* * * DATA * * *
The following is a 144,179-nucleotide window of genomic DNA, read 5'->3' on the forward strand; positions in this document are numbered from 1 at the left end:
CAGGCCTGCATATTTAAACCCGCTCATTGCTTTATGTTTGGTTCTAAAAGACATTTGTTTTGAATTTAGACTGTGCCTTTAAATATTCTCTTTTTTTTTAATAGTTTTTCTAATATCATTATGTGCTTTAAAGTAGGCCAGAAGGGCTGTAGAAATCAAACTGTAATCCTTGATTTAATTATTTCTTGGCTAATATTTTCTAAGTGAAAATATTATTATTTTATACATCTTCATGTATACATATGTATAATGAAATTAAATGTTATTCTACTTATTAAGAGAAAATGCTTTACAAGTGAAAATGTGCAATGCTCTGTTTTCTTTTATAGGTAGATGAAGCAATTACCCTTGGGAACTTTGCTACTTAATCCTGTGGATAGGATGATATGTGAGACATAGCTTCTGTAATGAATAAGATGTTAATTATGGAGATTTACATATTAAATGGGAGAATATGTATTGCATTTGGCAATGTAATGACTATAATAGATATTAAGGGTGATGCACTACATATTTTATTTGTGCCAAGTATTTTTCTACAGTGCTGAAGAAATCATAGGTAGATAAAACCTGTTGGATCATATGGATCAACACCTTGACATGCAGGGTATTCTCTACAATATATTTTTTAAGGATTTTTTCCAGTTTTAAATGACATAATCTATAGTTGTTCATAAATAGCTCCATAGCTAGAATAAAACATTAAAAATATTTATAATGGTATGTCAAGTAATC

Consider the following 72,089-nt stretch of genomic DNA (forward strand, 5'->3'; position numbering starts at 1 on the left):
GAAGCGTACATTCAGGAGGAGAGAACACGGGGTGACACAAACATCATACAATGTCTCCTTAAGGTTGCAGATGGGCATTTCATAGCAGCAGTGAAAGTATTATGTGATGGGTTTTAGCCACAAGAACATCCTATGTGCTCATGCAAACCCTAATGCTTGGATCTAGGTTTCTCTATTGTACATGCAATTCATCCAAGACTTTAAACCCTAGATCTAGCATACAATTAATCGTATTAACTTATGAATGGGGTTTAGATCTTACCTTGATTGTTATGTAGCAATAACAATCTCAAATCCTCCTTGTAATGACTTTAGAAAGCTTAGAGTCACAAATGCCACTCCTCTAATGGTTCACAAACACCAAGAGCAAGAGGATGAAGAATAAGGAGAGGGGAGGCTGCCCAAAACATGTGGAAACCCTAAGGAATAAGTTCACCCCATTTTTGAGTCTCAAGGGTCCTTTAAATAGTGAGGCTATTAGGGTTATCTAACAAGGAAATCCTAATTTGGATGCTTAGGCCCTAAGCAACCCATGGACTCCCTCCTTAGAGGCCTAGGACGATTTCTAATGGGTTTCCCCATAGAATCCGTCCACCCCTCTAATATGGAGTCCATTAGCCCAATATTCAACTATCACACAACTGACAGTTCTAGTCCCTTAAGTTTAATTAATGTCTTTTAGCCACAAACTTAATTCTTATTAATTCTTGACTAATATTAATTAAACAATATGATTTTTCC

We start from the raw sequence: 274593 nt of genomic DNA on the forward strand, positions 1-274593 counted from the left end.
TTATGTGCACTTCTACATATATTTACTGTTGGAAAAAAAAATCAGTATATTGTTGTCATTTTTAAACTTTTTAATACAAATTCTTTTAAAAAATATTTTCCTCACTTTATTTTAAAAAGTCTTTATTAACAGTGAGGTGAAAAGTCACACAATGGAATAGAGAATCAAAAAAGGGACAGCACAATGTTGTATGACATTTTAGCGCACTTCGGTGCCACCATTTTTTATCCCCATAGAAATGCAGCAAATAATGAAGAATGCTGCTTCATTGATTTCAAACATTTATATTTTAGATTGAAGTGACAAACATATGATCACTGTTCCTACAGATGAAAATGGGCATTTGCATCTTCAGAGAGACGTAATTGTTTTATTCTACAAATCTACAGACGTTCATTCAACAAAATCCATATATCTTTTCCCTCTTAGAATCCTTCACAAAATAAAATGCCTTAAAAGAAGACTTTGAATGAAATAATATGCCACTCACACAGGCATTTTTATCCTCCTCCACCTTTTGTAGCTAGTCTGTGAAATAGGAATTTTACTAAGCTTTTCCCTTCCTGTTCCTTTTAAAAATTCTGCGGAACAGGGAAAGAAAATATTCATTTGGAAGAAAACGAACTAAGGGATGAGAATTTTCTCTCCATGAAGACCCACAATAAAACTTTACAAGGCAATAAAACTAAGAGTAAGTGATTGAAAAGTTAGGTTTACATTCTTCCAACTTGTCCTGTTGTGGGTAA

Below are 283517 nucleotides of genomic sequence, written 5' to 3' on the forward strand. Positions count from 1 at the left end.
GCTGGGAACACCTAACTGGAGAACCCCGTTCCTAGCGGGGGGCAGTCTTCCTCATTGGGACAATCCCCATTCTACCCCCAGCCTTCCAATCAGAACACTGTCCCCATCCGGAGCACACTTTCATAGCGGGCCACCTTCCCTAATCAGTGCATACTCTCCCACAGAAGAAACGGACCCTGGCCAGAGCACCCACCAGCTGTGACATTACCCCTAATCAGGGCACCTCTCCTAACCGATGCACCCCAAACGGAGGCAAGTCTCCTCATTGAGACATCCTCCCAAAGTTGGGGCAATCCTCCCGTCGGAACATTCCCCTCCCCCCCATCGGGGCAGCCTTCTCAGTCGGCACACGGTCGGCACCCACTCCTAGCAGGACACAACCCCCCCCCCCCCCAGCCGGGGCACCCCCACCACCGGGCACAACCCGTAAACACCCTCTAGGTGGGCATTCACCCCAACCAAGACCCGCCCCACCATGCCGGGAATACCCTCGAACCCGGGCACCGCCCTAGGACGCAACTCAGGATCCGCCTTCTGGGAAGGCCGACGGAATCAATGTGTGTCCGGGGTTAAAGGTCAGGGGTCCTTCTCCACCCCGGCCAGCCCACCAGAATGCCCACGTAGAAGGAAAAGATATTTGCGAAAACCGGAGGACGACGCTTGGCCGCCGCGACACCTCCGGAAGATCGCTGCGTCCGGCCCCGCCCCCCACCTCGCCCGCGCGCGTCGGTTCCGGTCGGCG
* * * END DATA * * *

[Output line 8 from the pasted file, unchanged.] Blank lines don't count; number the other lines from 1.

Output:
GCTGGGAACACCTAACTGGAGAACCCCGTTCCTAGCGGGGGGCAGTCTTCCTCATTGGGACAATCCCCATTCTACCCCCAGCCTTCCAATCAGAACACTGTCCCCATCCGGAGCACACTTTCATAGCGGGCCACCTTCCCTAATCAGTGCATACTCTCCCACAGAAGAAACGGACCCTGGCCAGAGCACCCACCAGCTGTGACATTACCCCTAATCAGGGCACCTCTCCTAACCGATGCACCCCAAACGGAGGCAAGTCTCCTCATTGAGACATCCTCCCAAAGTTGGGGCAATCCTCCCGTCGGAACATTCCCCTCCCCCCCATCGGGGCAGCCTTCTCAGTCGGCACACGGTCGGCACCCACTCCTAGCAGGACACAACCCCCCCCCCCCCCAGCCGGGGCACCCCCACCACCGGGCACAACCCGTAAACACCCTCTAGGTGGGCATTCACCCCAACCAAGACCCGCCCCACCATGCCGGGAATACCCTCGAACCCGGGCACCGCCCTAGGACGCAACTCAGGATCCGCCTTCTGGGAAGGCCGACGGAATCAATGTGTGTCCGGGGTTAAAGGTCAGGGGTCCTTCTCCACCCCGGCCAGCCCACCAGAATGCCCACGTAGAAGGAAAAGATATTTGCGAAAACCGGAGGACGACGCTTGGCCGCCGCGACACCTCCGGAAGATCGCTGCGTCCGGCCCCGCCCCCCACCTCGCCCGCGCGCGTCGGTTCCGGTCGGCG